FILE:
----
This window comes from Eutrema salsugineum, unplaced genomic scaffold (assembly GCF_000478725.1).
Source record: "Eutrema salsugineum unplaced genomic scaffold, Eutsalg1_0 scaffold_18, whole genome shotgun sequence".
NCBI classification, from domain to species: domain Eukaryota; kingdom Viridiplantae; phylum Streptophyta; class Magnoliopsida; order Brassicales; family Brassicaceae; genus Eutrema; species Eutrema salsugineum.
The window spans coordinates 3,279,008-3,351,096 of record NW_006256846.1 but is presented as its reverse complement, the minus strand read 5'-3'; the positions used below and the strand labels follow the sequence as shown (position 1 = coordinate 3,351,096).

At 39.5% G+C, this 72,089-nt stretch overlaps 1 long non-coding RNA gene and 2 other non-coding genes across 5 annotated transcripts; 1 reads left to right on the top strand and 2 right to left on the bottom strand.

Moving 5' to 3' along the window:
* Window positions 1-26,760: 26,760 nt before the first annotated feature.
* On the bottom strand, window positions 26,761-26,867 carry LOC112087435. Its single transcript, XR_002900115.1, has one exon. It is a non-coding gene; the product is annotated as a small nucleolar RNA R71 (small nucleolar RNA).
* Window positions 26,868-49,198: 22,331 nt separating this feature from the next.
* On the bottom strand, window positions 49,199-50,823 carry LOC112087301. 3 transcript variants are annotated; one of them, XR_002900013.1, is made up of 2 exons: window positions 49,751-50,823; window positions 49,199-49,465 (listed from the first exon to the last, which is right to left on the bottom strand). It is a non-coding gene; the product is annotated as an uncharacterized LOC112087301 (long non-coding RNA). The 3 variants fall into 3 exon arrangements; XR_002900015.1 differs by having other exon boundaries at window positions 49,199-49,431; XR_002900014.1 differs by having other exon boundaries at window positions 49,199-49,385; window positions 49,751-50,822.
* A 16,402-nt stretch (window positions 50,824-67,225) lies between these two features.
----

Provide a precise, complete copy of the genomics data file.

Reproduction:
This window comes from Eutrema salsugineum, unplaced genomic scaffold (assembly GCF_000478725.1).
Source record: "Eutrema salsugineum unplaced genomic scaffold, Eutsalg1_0 scaffold_18, whole genome shotgun sequence".
NCBI classification, from domain to species: domain Eukaryota; kingdom Viridiplantae; phylum Streptophyta; class Magnoliopsida; order Brassicales; family Brassicaceae; genus Eutrema; species Eutrema salsugineum.
The window spans coordinates 3,279,008-3,351,096 of record NW_006256846.1 but is presented as its reverse complement, the minus strand read 5'-3'; the positions used below and the strand labels follow the sequence as shown (position 1 = coordinate 3,351,096).

At 39.5% G+C, this 72,089-nt stretch overlaps 1 long non-coding RNA gene and 2 other non-coding genes across 5 annotated transcripts; 1 reads left to right on the top strand and 2 right to left on the bottom strand.

Moving 5' to 3' along the window:
* Window positions 1-26,760: 26,760 nt before the first annotated feature.
* On the bottom strand, window positions 26,761-26,867 carry LOC112087435. Its single transcript, XR_002900115.1, has one exon. It is a non-coding gene; the product is annotated as a small nucleolar RNA R71 (small nucleolar RNA).
* Window positions 26,868-49,198: 22,331 nt separating this feature from the next.
* On the bottom strand, window positions 49,199-50,823 carry LOC112087301. 3 transcript variants are annotated; one of them, XR_002900013.1, is made up of 2 exons: window positions 49,751-50,823; window positions 49,199-49,465 (listed from the first exon to the last, which is right to left on the bottom strand). It is a non-coding gene; the product is annotated as an uncharacterized LOC112087301 (long non-coding RNA). The 3 variants fall into 3 exon arrangements; XR_002900015.1 differs by having other exon boundaries at window positions 49,199-49,431; XR_002900014.1 differs by having other exon boundaries at window positions 49,199-49,385; window positions 49,751-50,822.
* A 16,402-nt stretch (window positions 50,824-67,225) lies between these two features.